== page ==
Bolo Hauz Mosque in Bukhara

The Registan square to the west of the Ark in the past was the developed social center of the city with office blocks, palaces, mosques and commercial sections of bazaar. There was also hospital (dar ash-shifa) at the square, where, patients could receive potions (dori) and special food for treatment. The hospital had a lay-out similar to madrasahs. It had wards for bed-patients, the dispensary and the pharmacy. The hospital was also the training unit for physicians.

Opposite the Ark is situated the Bolo-hauz Complex  which is the only monument of the Registan square that survived through the years. In the water of the pond one can see a reflection of the colorfully painted eivan - a gallery with colonnade - and of the minaret. The earliest part of this complex is the pond ("khauz") called "Bolo-khauz" ("children's pond") - one of the few remaining ponds surviving in the city of Bukhara. Until the Soviet period there were many such ponds, which were the city's principal source of water, but they were notorious for spreading disease and were mostly cut off from water during the 1920s and 30s.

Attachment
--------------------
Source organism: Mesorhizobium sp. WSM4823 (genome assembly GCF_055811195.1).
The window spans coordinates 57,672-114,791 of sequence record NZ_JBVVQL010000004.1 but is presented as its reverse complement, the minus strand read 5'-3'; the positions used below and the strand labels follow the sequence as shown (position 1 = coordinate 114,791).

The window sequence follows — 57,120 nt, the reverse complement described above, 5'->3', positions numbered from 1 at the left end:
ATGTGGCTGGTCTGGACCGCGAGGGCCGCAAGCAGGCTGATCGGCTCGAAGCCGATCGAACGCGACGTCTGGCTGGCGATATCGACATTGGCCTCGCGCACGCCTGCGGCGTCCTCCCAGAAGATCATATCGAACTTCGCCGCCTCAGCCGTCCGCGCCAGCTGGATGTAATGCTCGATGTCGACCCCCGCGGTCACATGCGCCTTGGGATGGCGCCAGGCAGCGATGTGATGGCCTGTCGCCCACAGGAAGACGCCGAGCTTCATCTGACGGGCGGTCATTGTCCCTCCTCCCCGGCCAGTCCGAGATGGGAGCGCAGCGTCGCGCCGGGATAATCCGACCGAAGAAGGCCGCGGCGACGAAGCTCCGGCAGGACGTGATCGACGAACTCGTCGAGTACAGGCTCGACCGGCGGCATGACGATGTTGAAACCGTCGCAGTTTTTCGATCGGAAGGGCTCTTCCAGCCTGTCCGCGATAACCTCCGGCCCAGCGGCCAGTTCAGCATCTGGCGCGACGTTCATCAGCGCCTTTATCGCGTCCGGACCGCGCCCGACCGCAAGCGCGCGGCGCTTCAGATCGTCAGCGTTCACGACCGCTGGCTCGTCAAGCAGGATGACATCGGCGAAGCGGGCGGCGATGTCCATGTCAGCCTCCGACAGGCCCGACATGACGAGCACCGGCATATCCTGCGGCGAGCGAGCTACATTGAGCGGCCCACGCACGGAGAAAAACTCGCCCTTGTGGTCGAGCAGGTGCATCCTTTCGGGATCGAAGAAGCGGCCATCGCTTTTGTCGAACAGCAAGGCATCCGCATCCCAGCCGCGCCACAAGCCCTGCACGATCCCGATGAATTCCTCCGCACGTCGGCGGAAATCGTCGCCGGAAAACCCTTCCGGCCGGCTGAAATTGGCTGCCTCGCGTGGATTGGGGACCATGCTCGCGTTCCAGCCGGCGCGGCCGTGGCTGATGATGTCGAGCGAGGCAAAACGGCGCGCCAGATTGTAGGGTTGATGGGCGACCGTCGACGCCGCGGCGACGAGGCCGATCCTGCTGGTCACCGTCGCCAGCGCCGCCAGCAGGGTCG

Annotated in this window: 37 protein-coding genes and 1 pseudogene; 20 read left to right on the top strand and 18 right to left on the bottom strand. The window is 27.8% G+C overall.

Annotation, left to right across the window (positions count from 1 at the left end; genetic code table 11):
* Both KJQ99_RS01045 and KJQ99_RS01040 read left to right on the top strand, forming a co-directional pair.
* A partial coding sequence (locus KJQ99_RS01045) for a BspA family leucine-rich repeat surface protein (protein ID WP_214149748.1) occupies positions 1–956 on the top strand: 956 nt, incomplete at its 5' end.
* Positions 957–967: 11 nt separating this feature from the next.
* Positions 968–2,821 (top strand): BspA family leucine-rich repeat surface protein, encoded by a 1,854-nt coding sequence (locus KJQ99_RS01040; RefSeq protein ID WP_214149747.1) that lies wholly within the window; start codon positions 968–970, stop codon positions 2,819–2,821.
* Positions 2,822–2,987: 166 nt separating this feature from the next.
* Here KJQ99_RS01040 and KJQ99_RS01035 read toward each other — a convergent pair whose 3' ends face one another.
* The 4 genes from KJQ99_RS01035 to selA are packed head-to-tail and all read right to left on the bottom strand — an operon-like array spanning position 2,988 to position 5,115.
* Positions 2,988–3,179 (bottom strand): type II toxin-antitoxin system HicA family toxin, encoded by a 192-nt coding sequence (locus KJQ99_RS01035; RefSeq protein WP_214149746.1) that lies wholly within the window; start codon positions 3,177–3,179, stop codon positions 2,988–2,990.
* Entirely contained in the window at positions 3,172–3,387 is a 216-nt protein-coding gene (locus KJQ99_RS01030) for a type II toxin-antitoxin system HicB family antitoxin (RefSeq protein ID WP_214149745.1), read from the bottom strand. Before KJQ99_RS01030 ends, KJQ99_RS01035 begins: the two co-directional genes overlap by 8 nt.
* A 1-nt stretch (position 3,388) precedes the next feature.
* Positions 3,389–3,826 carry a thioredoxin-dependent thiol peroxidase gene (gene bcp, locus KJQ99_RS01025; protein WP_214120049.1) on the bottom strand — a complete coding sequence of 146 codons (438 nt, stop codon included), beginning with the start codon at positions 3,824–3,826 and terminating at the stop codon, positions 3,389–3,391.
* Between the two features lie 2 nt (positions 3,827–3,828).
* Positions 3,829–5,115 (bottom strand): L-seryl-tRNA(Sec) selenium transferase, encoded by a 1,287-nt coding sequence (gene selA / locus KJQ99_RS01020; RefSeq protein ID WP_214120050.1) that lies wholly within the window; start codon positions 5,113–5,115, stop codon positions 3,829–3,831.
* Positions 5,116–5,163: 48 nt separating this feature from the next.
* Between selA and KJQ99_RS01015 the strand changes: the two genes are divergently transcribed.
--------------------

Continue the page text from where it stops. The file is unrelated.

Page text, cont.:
They say that Emir Shahmurad (1785 - 1800) built up the mosque for his in public prayers, for he loved to be closer to his people.  

Also known as the Forty Pillar Mosque, this is where the emir would stride out of a Friday from his residence in the nearby Registan for the noon prayers. Its slender, elegantly carved wooden pillars hold up a beautifully restored painted coffered ceiling. On Fridays once again the faithful come here to pray, and there are often so many that they spill out of the mosque onto the platform near the reflecting pool.